At the end of the day, the worker is not protected, and it will be up to you to protect yourself by researching and avoiding requesters known for bad practices, as well as those who just seem dubious. Being a freelancer means being on your own. That same can be said for other crowdsourcing websites such as Clickworker or Amazon Mechanical Turk. Like Odesk and iWriter, these websites offer their customers an on-demand workforce for whatever price they are willing to pay. Unlike Odesk and iWriter, such sites are focused more on what are called "micro-tasks": small jobs that can be completed in minutes (sometimes even in seconds) and are submitted in bulk. The thought is that the intelligence of the crowd is superior to that of a few workers, and the aggregate results produced by the crowd are what is valued here. These jobs usually involve some manner of data collection, and are often very repetitive. There is a large incentive for requesters to underpay, but with a little research and ingenuity, a decent profit can be made. It should be noted that websites that require a resume and application that must be accepted before you can work for them (such as Lionbridge) are known for treating their contracted workers far more reasonably than other platforms. If you think your skills and resume are up to snuff, then look into one of those. When attempting to make money online, research is imperative: Join a forum community dedicated to these kinds of work, or to a specific website where that work is offered. There are many forums dedicated to getting the most out of Amazon Turk, iWriter and Odesk, and the community can teach you how to avoid unfair or underpaying requesters, and how to get the most of the crowdsource industry.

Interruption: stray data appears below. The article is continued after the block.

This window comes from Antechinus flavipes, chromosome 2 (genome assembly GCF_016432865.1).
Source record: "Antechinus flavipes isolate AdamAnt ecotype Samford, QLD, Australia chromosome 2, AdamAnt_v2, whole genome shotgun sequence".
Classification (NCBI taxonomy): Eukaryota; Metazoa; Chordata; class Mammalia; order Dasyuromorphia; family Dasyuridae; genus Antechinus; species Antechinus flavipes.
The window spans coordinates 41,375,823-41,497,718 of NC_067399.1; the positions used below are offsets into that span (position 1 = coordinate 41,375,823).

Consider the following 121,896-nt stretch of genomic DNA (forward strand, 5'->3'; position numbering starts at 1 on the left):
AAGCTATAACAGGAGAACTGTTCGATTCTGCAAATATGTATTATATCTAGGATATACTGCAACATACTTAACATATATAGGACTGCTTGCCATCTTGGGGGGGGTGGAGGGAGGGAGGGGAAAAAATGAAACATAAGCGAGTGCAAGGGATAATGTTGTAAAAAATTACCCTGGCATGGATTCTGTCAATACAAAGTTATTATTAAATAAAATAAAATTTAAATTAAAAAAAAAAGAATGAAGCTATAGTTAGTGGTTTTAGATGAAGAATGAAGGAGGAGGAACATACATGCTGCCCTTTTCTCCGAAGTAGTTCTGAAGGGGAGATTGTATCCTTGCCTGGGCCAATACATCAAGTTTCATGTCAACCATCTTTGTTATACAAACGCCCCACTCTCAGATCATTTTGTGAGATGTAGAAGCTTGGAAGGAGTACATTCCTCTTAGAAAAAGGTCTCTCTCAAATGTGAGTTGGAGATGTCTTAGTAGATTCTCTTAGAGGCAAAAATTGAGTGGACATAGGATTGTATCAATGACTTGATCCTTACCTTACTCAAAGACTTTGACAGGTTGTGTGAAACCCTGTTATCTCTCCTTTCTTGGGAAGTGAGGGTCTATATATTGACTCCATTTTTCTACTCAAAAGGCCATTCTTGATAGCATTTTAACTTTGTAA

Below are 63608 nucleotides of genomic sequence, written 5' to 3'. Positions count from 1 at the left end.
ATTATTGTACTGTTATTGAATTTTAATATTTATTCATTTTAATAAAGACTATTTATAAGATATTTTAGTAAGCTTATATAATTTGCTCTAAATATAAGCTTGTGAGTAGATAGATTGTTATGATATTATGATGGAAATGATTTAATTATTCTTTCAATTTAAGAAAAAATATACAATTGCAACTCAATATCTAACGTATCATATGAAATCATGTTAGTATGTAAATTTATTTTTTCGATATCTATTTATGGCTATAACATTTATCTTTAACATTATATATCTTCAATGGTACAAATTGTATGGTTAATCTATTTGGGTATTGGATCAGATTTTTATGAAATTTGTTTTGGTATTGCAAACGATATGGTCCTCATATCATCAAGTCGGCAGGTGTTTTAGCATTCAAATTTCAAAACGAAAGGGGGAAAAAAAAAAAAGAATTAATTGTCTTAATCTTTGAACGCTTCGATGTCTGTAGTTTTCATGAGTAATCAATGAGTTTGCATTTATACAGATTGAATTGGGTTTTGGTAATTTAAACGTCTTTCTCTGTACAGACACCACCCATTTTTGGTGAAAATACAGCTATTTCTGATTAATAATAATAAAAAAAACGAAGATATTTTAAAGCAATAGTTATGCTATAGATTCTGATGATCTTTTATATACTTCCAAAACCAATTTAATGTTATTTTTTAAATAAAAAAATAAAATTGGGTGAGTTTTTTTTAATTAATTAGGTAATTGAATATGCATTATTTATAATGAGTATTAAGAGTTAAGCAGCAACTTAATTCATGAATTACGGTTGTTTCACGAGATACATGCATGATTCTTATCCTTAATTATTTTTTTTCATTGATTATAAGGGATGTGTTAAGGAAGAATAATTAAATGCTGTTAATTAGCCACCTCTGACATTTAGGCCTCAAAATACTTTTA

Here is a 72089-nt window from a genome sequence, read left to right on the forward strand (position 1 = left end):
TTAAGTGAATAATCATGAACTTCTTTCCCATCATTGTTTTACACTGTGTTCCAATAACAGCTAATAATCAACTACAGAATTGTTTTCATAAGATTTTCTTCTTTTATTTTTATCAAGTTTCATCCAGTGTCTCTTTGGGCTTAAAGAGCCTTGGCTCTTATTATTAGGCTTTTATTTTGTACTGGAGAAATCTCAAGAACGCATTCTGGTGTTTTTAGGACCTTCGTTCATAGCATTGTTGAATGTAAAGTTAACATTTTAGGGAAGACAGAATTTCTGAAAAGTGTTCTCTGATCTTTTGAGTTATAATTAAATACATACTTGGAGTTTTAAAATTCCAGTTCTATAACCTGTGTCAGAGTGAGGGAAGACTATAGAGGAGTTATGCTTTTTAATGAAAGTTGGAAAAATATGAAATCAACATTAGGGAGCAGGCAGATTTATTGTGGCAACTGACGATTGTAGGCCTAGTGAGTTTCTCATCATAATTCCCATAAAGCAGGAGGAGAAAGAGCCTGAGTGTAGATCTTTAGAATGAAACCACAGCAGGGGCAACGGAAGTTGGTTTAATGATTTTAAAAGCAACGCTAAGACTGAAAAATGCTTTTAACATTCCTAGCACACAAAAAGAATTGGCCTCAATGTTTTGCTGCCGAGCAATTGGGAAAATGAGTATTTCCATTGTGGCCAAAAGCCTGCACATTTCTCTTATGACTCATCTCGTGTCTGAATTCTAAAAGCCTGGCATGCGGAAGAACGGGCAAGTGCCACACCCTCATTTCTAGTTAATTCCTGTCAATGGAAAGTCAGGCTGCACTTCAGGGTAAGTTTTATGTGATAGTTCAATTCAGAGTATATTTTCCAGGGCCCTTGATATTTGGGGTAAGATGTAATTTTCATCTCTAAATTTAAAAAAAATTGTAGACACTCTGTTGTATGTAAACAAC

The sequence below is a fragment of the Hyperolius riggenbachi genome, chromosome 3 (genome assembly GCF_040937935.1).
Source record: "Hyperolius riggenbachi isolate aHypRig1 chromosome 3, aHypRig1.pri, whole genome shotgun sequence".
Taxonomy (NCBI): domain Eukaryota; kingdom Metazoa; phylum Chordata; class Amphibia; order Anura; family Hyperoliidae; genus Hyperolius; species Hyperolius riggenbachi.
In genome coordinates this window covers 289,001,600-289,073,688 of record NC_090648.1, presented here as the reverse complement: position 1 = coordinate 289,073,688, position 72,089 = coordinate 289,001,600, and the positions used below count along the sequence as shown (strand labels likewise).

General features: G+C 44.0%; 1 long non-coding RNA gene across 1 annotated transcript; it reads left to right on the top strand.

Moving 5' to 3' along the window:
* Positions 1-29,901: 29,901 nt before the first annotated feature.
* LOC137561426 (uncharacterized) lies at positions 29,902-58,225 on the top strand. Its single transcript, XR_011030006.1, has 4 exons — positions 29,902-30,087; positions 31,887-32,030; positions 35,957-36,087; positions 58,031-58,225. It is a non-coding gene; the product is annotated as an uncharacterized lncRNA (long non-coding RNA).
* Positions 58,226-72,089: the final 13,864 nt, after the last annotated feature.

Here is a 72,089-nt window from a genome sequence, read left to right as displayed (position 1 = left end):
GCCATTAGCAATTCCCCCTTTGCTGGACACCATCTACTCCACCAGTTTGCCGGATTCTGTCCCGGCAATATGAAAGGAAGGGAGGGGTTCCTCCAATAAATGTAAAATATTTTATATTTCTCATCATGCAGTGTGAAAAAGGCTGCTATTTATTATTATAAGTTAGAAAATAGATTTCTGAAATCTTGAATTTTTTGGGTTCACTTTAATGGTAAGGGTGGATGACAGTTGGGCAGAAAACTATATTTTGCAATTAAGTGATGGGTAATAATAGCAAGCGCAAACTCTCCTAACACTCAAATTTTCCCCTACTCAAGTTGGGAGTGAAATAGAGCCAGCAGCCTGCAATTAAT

If your skills are more honed towards editing or graphic design, sites like Freelancer and Fiverr offer work in those categories. The payouts are usually low, but these sites are great places to start building up a base of customers who may even contract you on their own for better-paying gigs. If you're an entertainer, get a camera, a mic, and try youtube (singers and entertainers may find some work on Fiverr as well). With all freelancing websites, your permission to use the platform is at the discretion of the entity which owns that platform, and permission may be terminated at any time, and for any reason. Anyone looking to become a part of the crowdsourcing industry should understand this important fact: You are the not a worker for the company. You are not even a customer. You are the product. You are what the company is selling to the consumer: a cheap, on demand workforce. If the product under-performs, the company is within its rights to terminate it. That's just how it all works. Take care to protect yourself from those who might take advantage of you. Constant vigilance is needed more than anything if you are to be successful here. The good news is that you won't be working on these sites forever. The best advice that can be given on these sites is to treat them as launching pads for your career. As stated, they can be an excellent way of building a reputation and customer base, and may lead to better work down the line that won't leave you dependent on a third party (the micro-task-oriented sites, not so much, but Fiverr and Freelancer definitely have this advantage). Even if you don't find a customer base through sites like Amazon Turk, use them to build your skills and understanding. As with any career, it's all about pointing yourself in a direction and acquiring as many skills as you can. The internet is still very much the wild-west when it comes to employment. Scams are plentiful and easy to fall for, wages tend to skew low and the worker has little to no protection or safety net. Being your own boss means doing your own research and taking your own precautions. Still, there are opportunities for those with the stomach for this kind of work. As with anything, good things come to those who stick with it, and great things come to those who are vigilant. Hopefully, this article has been helpful in setting you on the path to profitable work on the world wide web.